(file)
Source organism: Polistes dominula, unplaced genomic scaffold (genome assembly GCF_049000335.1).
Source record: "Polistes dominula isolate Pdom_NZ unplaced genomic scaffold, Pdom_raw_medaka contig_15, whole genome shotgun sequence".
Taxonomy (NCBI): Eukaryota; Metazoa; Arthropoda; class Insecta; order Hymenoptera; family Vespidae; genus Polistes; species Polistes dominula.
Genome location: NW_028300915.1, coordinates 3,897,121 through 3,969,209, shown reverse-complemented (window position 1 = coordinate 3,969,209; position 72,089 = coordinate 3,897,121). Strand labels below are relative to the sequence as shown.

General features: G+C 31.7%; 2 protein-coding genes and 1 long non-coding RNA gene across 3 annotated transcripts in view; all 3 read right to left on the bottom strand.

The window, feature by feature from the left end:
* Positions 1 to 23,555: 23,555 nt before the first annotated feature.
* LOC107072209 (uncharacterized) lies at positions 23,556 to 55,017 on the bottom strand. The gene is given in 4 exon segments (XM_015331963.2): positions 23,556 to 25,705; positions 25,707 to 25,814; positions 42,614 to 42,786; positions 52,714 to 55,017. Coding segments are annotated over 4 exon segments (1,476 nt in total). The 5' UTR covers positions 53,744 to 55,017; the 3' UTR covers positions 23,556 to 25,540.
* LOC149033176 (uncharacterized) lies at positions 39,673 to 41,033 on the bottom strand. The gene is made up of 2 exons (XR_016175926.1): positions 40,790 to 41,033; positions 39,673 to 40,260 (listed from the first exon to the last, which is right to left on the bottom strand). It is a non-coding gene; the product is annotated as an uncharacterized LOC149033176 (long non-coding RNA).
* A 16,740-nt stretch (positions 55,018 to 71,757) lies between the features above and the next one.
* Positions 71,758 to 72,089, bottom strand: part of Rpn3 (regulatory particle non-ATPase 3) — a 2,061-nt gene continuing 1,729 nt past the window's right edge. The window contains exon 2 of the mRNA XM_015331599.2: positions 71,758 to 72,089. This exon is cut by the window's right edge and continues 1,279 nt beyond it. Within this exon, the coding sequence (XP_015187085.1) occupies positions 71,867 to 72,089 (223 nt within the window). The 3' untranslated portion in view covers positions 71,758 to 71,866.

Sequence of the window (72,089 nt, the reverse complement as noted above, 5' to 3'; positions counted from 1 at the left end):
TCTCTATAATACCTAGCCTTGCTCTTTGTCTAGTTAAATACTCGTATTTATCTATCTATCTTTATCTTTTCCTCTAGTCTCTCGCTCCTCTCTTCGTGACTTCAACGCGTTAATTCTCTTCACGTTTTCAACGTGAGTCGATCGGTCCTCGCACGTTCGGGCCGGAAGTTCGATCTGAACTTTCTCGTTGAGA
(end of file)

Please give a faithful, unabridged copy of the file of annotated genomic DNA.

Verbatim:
Source organism: Polistes dominula, unplaced genomic scaffold (genome assembly GCF_049000335.1).
Source record: "Polistes dominula isolate Pdom_NZ unplaced genomic scaffold, Pdom_raw_medaka contig_15, whole genome shotgun sequence".
Taxonomy (NCBI): Eukaryota; Metazoa; Arthropoda; class Insecta; order Hymenoptera; family Vespidae; genus Polistes; species Polistes dominula.
Genome location: NW_028300915.1, coordinates 3,897,121 through 3,969,209, shown reverse-complemented (window position 1 = coordinate 3,969,209; position 72,089 = coordinate 3,897,121). Strand labels below are relative to the sequence as shown.

General features: G+C 31.7%; 2 protein-coding genes and 1 long non-coding RNA gene across 3 annotated transcripts in view; all 3 read right to left on the bottom strand.

The window, feature by feature from the left end:
* Positions 1 to 23,555: 23,555 nt before the first annotated feature.
* LOC107072209 (uncharacterized) lies at positions 23,556 to 55,017 on the bottom strand. The gene is given in 4 exon segments (XM_015331963.2): positions 23,556 to 25,705; positions 25,707 to 25,814; positions 42,614 to 42,786; positions 52,714 to 55,017. Coding segments are annotated over 4 exon segments (1,476 nt in total). The 5' UTR covers positions 53,744 to 55,017; the 3' UTR covers positions 23,556 to 25,540.
* LOC149033176 (uncharacterized) lies at positions 39,673 to 41,033 on the bottom strand. The gene is made up of 2 exons (XR_016175926.1): positions 40,790 to 41,033; positions 39,673 to 40,260 (listed from the first exon to the last, which is right to left on the bottom strand). It is a non-coding gene; the product is annotated as an uncharacterized LOC149033176 (long non-coding RNA).
* A 16,740-nt stretch (positions 55,018 to 71,757) lies between the features above and the next one.
* Positions 71,758 to 72,089, bottom strand: part of Rpn3 (regulatory particle non-ATPase 3) — a 2,061-nt gene continuing 1,729 nt past the window's right edge. The window contains exon 2 of the mRNA XM_015331599.2: positions 71,758 to 72,089. This exon is cut by the window's right edge and continues 1,279 nt beyond it. Within this exon, the coding sequence (XP_015187085.1) occupies positions 71,867 to 72,089 (223 nt within the window). The 3' untranslated portion in view covers positions 71,758 to 71,866.

Sequence of the window (72,089 nt, the reverse complement as noted above, 5' to 3'; positions counted from 1 at the left end):
TCTCTATAATACCTAGCCTTGCTCTTTGTCTAGTTAAATACTCGTATTTATCTATCTATCTTTATCTTTTCCTCTAGTCTCTCGCTCCTCTCTTCGTGACTTCAACGCGTTAATTCTCTTCACGTTTTCAACGTGAGTCGATCGGTCCTCGCACGTTCGGGCCGGAAGTTCGATCTGAACTTTCTCGTTGAGA